What the future holds for this set of ideas seems to be in abeyance, by most accounts. This is at least partially because past victories have dulled the urgency of the revolution. Stop any Democrat at random and mention ninety percent tax rates under Roosevelt, and he will be completely shocked and astounded.
There was really nothing to conserve before Buckley came, save a yellowed document and a cracked bell. William F. Buckley Jr. lives no more, but he leaves behind a Constitution that is not ‘living’ but alive, and a bell that tolls for thee and thine freedom.

Monday, February 25, 2008

Nothing Human is Alien to Him

Barack Obama is enduring some ridicule for dressing up in a silly local costume while touring a foreign country:















Not the first time a Democratic presidential candidate looked like a mook while trying out the silly customs and dress of a strange people in an unfamiliar land:
















Mississippi, I think it was. Kentucky, mebbe.

Friday, February 22, 2008

Can Something Bad Happen and It's Nobody's Fault?

Not in America, it seems. You can always sue somebody, right?

But Riegel v. Medtronic is creating quite a stir in the legal industry.

Basically, the Supreme Court decided just the other day that those huge medical-device product liability suits cannot proceed if the FDA pre-approved the medical device.

In short, what we're seeing here is that the federal government, via what's commonly called the Interstate Commerce Clause [that's in the Constitution, for those who came in late], can short-circuit state laws and state lawsuits against corporations that do business nationally.

The interesting thing is that the decision was 7-1, Justice Breyer mugwumping and only Justice Ginsburg dissenting, on grounds that states have compelling interests, etc., etc.

Now, I'm a Fred Thompson federalist---power devolved to the states---but it seems that the ICC is totally applicable here, and the best thing is that it's not another chafing, apparently partisan-ideological 5-4 decision.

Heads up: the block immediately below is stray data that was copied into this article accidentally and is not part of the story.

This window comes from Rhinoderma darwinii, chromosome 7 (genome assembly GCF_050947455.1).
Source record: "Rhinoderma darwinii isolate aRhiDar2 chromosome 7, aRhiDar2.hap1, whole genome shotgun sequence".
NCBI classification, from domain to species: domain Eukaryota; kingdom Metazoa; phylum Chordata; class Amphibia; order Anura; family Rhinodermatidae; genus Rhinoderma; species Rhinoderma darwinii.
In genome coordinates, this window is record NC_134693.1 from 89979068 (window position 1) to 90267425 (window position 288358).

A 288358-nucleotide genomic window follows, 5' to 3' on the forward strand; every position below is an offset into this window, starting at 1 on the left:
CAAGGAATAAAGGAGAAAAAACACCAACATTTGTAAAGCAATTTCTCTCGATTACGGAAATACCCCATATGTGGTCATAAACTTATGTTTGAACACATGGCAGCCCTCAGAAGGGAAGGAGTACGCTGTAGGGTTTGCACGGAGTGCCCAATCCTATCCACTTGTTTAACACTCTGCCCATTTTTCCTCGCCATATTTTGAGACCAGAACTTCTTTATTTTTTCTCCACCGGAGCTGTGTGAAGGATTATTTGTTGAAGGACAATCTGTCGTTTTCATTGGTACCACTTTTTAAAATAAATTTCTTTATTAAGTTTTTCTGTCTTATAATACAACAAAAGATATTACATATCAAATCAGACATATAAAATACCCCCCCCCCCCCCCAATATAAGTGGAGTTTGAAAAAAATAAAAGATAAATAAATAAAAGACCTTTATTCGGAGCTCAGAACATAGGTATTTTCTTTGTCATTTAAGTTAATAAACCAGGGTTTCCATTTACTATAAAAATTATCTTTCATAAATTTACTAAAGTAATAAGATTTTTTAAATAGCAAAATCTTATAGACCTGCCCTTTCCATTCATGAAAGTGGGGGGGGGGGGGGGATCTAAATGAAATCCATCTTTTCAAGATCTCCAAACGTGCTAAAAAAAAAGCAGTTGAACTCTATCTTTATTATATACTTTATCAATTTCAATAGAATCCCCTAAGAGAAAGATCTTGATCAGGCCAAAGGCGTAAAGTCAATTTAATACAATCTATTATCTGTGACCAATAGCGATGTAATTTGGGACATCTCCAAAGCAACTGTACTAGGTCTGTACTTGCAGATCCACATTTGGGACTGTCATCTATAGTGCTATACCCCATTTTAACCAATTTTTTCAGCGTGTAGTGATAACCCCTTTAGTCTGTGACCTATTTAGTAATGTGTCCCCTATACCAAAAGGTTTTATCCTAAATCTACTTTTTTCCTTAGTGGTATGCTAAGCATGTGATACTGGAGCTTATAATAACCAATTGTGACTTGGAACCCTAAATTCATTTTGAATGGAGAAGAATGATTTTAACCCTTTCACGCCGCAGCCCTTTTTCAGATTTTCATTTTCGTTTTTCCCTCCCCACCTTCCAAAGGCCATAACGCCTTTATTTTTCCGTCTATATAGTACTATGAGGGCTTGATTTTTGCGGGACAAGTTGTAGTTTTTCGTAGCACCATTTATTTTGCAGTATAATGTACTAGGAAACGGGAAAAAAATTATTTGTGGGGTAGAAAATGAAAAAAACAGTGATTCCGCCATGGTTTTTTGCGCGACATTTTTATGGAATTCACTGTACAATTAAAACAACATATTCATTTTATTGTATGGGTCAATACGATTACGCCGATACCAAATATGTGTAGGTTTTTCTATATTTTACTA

Even the Supreme Court can largely agree on what the Constitution means every once in awhile. Thank God and may He continue to bless This Here Republic.


Next up: lawsuits on pharmaceuticals---Warner-Lambert v. Kent, and more here. The powerful plaintiff's bar---which at the top levels makes far more money than those grunts who defend corporations---is in quite a tizzy, running out of people to sue.

A fair reading of the constitution beats even "tort reform" anyday.

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Friday, February 08, 2008

Homnick on Darwin and Genesis

Even the greatest walking encyclopedia of the King James Version of the Bible can't begin to penetrate the mysteries of the Book of Genesis without being grounded in Judaism, and more precisely, the rabbinic tradition.

Hereabouts, we're lucky to have a fellow who is---Jay D. Homnick. Christians and atheists, creationists and Darwinians alike need to understand the Torah as it understands itself before they start spouting off about it.

Jay's essay on what Genesis really means to those who wrote it should open a lot of eyes and ears about "what the Bible says." Translating it into English---and reading that translation 400 years later---frustrates any search for truth.

Homnick's most interesting points are that The Creator doesn't go poof!, here's the world. The Seven [well, Six Working] Days of Creation show a process, and each succeeding life form [evolution?] comes from the existing material on God's Good Earth and is not plunked down ex nihilo at every stage. Life lives, grows, is fruitful and multiplies. It's permitted to find its own course, to grow and differentiate, from the trees to the grasses.

There's more there than one can do justice to with a brief tout. Read it. All I can say is that the great Jewish medieval Maimonides [b. 1138], when introduced to Aristotle and the wisdom of the Greeks (while living in Muslim Spain!) was a reasonable man.